This is a painting I did a number of years ago to celebrate the strength and courage of Ethiopian Jewry, who has lifted all of us to greater spiritual heights. It is a reminder that there is no “they” only “us.”
Tonight is the last night of Chanukah, when all the candles are lit, and our homes are filled with light and joy. For too many Jews, though, this week, there was a shadow of darkness within the light.
Our people has been under siege from murderous attacks in kosher grocery stores and Chanukah parties in New York, to the desecration of a synagogue in the Iranian Jewish community in California, to vandalism in Europe from London to Belgium to Ukraine, to the daily attempts of Israel’s enemies to destroy it.
These attacks have been against religious Jews and secular ones. Hatred against our people makes no differentiation. No matter our disagreements with each other over politics or ritual, we are all deeply connected to each other, Kol Yisrael aravim ze bzeh. We have a continuous history that is long and rich and meaningful, and it is because we have always found a way to come together and help each other.
We must remember that the real story of Chanukah is having courage and living our lives without giving in to despair or hate. Our enemies tell us that we do not belong, that we should hide in fear, or disappear altogether.
Our response to tragedy and adversity, from the rededication of the Temple by the Maccabees, to the establishment of the State of Israel and the blooming of Jewish education around the world after the Holocaust, is to show that we are strong, that we are here, and that we will always rebuild our lives and will do so with courage and kindness and optimism. We will always be a light in the darkness.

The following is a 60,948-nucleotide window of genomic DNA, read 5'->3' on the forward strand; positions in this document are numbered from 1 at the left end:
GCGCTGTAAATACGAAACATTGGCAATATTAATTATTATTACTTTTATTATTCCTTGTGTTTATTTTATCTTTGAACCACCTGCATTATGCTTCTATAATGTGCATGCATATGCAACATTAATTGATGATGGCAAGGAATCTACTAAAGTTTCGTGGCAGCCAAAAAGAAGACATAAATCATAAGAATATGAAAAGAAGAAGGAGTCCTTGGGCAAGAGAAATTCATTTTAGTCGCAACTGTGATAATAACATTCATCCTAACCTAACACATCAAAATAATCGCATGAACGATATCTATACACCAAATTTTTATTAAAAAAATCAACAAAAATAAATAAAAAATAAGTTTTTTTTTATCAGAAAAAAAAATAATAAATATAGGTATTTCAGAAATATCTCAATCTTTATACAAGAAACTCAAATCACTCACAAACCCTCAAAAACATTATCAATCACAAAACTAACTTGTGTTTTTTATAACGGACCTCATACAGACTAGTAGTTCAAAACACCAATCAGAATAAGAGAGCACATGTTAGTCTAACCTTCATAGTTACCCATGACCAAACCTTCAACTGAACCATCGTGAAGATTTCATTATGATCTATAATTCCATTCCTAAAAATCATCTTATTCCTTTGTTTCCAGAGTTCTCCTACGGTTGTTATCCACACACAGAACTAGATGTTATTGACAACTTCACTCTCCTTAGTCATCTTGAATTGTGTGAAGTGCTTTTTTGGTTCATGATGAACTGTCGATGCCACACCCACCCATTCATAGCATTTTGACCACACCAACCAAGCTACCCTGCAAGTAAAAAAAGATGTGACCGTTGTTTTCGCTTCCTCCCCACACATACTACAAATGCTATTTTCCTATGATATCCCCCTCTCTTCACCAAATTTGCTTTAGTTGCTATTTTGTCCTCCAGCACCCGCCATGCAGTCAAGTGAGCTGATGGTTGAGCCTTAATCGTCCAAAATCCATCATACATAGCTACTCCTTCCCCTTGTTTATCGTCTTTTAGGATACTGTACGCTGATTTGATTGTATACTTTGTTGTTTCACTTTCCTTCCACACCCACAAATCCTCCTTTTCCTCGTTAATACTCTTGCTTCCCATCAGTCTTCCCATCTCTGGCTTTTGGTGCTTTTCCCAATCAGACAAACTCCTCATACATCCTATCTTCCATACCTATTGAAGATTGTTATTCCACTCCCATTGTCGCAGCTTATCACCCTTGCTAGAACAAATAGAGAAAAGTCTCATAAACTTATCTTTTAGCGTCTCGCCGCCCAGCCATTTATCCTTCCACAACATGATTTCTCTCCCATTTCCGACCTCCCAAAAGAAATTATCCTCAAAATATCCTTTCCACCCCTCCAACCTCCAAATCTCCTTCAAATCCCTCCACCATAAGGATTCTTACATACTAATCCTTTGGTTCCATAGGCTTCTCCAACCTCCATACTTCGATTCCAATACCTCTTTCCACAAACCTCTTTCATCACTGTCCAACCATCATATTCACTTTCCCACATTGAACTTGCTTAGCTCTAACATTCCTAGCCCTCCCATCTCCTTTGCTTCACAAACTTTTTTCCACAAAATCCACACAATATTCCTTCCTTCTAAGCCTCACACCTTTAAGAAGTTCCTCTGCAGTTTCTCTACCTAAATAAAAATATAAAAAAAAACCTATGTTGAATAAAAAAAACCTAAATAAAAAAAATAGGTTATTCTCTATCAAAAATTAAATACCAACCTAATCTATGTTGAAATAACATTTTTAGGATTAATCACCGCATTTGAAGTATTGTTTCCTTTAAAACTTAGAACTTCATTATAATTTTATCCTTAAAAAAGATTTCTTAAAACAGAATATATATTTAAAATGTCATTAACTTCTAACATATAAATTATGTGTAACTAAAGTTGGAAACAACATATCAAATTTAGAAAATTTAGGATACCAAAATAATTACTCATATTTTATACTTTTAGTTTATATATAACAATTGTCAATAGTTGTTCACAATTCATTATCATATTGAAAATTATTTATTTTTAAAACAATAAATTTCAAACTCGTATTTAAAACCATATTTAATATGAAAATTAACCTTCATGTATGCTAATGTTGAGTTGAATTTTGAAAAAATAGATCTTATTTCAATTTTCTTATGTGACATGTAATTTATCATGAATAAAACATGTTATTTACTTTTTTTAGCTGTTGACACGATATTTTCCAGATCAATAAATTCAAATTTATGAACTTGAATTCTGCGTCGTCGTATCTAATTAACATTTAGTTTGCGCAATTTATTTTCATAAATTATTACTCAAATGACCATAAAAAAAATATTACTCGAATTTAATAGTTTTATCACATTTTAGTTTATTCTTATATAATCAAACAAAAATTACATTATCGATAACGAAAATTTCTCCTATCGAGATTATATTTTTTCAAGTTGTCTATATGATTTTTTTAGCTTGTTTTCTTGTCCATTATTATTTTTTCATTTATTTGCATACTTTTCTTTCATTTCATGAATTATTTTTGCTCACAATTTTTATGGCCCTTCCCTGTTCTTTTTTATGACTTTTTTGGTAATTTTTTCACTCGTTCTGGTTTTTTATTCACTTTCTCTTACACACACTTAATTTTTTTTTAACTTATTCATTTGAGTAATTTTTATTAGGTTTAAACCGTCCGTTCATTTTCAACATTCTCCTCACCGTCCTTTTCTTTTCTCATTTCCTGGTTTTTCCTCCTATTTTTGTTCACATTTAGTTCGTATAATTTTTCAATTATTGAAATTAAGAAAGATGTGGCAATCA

We are blessed to live in a wonderful community that has law enforcement dedicated to our protection, and a Jewish Federation that is constantly in touch with government agencies to make sure that we stay safe.
I think the best response to those who hate us for being Jewish is to dedicate ourselves to living deeper Jewish lives, attending services as a community, learning together, and continuing to educate our children in the beauty and richness of our tradition. That was the response of our ancestors. Our descendants will thank us for the beautiful communities that we will bequeath them.
We should also make sure to stay connected to our allies in other communities who care about us and have rallied around us. We must make sure to be there for them in their times of need.
Rav Avraham Kook, who loved all Jews, noted that when we light the Chanukah lights, we say the blessing over a single light, ner shel Chanukah, no matter now many we are actually lighting. He said that we as a people, no matter how diverse, are a single light.
We are taught to be a light to the nations. When we are together, when we live proudly and publicly and as Jews, without giving in to fear and darkness, we can be the light and example the world needs.
Am Yisrael Chai
I have struggled for a long time to figure out what would be a good approach for this blog. I think I have an idea. I have been learning a lot about the idea of curation, sharing knowledge from different sources to one place. I do a lot of reading in preparation for my sermons and articles, and for just my own learning. I have often shared my conclusions. This is a way for me to share my process, so you can come to your own conclusions, as well. I will still post my own ideas and creations from time to time.
Many of the articles that I curate will focus on Jewish culture, art, music and technology. These ideas are too often neglected, but provide so much of the richness and meaning in Jewish life.
Four Questions to Connect the Generations
Elections by nature are always divisive. It is part of the democratic process. This year seems different. There is more anger and frustration than I have seen in a long time.
We are in the middle of one of the biggest generational divides in decades, if not longer. This includes the Jewish community, which is internally divided in so many ways. There is no consensus on issues like Israel, intermarriage, race, gender identity, good financial practices and the role of institutions such as synagogues, schools and federations. There are very few good conversations between people. There is a lot of blaming and yelling, but not a lot of talking.
The Purpose of the Passover seder is to create peace between generations.
It allows us to sit together, to question, to answer, and to listen. The goal is not to agree with each other, but to make room for each other. We put aside our egos and take a genuine interest in each other.
Here are four questions for your Seder to help with the conversation:
1-Who do you think are today’s liberators, our Moses, Aaron and Miriam, and who do you think are today’s oppressors, our Pharoah?